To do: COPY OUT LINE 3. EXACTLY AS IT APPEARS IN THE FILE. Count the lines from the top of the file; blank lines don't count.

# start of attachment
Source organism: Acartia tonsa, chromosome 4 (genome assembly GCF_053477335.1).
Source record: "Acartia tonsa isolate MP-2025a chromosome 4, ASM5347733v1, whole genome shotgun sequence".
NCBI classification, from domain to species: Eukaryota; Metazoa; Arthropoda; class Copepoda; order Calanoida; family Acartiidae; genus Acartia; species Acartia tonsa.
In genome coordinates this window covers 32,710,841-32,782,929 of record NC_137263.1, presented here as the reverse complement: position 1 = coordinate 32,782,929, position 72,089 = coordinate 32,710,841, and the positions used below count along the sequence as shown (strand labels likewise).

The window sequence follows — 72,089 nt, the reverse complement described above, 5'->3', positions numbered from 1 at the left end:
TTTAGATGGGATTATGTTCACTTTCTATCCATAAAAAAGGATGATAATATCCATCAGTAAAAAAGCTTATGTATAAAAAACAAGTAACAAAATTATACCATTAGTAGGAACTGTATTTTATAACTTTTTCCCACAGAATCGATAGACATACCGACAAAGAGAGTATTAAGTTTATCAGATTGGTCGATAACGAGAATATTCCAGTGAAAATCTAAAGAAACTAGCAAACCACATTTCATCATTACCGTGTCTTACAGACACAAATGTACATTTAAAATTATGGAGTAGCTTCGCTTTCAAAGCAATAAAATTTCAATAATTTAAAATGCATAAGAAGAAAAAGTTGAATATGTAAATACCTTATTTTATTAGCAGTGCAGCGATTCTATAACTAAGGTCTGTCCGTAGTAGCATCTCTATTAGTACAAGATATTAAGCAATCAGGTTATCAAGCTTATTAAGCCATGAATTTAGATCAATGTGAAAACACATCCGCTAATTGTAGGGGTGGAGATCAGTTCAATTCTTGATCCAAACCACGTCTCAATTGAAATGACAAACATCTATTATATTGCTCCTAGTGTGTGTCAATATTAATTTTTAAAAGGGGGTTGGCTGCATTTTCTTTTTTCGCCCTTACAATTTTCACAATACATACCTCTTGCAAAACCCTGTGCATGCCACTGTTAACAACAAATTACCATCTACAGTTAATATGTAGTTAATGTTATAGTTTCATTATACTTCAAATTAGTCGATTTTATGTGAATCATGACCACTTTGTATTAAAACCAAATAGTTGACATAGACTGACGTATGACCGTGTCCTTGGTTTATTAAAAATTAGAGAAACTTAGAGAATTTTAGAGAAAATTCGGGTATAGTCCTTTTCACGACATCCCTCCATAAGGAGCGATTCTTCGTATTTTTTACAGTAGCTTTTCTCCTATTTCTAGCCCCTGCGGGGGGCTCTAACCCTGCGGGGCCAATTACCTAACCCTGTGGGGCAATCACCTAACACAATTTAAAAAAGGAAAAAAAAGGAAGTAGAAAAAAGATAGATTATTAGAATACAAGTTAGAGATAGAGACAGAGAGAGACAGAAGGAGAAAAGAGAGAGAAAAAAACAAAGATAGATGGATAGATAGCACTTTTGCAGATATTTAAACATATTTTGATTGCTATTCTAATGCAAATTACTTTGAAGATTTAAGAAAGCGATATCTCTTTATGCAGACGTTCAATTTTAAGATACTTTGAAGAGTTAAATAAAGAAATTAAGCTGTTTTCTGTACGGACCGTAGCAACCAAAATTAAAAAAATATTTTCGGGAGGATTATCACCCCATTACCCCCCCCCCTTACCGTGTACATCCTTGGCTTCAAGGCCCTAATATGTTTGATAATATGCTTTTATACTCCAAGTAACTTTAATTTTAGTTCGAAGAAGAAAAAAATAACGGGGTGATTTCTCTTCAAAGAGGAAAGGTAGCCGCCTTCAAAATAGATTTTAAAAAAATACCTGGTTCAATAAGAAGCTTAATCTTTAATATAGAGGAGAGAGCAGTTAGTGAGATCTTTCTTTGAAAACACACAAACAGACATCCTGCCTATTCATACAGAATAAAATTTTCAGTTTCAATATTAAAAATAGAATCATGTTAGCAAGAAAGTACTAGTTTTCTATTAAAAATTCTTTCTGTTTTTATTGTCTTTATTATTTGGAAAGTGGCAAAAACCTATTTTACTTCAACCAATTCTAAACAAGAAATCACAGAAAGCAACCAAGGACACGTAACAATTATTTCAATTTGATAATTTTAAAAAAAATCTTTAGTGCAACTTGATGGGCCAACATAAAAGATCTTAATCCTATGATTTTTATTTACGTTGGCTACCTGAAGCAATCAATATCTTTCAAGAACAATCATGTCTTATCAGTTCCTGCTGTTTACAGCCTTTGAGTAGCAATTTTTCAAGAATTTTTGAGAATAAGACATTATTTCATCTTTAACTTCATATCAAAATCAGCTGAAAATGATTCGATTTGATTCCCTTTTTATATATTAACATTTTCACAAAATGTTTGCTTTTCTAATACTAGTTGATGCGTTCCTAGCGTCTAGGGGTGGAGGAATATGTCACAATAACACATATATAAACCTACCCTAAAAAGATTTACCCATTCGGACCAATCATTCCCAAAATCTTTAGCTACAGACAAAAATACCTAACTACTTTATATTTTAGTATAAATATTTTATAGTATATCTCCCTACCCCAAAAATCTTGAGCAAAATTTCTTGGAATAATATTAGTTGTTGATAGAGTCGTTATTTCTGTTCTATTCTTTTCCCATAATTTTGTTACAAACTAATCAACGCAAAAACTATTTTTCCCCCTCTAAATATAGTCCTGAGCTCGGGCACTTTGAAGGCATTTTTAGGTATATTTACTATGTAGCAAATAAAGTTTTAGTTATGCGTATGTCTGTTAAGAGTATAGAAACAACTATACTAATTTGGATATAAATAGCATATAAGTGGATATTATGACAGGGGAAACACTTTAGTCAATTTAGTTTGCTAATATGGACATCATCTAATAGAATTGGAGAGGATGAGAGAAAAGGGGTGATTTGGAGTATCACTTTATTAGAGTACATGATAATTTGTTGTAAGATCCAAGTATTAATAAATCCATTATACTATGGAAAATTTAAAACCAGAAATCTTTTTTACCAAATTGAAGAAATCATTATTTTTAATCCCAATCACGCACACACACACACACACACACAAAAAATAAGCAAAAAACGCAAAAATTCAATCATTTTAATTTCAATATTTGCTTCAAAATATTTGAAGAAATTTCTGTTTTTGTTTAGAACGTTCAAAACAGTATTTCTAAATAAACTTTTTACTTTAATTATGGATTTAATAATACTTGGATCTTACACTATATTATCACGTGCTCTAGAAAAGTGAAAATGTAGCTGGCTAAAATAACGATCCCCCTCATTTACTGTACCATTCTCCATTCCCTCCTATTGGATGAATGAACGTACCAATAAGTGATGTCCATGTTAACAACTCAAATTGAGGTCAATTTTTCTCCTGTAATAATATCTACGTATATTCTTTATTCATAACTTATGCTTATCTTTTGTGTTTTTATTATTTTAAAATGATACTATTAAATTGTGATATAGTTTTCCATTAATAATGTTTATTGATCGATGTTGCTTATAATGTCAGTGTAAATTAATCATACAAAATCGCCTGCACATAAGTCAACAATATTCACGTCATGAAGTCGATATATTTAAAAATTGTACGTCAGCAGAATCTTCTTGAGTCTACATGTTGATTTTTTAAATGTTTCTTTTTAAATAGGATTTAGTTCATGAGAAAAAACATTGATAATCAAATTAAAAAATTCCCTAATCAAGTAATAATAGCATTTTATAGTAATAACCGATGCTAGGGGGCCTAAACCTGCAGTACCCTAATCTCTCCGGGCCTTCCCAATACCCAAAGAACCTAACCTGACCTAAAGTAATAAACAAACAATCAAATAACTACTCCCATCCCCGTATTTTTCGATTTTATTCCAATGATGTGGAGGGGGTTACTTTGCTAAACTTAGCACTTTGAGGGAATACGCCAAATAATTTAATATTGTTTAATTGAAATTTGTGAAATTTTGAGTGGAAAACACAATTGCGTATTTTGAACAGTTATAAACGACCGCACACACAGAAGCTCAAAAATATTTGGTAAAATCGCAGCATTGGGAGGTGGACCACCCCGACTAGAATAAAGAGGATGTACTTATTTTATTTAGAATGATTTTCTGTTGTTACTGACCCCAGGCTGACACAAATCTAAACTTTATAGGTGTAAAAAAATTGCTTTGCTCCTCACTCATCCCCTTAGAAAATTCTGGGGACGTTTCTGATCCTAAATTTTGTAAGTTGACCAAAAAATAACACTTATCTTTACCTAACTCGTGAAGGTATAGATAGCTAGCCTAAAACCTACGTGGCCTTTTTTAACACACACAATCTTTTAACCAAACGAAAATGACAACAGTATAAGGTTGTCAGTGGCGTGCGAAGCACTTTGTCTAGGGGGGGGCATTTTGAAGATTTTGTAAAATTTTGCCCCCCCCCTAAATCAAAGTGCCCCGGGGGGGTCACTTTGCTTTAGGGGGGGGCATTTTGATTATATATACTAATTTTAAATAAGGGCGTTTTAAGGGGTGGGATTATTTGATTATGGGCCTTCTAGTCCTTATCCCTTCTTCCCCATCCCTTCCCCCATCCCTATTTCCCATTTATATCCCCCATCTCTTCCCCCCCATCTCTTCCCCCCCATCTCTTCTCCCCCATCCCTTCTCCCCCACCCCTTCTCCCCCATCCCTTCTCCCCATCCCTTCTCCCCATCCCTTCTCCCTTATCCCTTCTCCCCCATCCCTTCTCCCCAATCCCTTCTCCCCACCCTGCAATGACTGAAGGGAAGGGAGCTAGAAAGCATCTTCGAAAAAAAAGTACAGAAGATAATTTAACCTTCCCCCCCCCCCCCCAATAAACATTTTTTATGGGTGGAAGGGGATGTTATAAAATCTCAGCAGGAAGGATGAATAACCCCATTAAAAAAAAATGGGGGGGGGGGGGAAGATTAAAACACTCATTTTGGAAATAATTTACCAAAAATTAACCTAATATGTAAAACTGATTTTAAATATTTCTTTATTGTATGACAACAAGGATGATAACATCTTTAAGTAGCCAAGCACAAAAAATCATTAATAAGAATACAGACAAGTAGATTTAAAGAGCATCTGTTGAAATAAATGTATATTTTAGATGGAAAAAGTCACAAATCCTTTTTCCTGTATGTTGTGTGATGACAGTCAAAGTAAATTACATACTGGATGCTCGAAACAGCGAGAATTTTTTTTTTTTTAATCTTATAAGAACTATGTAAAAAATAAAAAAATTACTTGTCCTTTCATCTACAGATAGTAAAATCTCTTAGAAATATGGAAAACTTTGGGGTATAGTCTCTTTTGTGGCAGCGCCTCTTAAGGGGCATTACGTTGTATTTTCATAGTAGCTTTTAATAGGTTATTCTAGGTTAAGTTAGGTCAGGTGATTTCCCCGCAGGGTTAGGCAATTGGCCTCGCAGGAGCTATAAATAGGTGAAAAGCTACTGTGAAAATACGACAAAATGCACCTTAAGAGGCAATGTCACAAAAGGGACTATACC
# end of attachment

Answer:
NCBI classification, from domain to species: Eukaryota; Metazoa; Arthropoda; class Copepoda; order Calanoida; family Acartiidae; genus Acartia; species Acartia tonsa.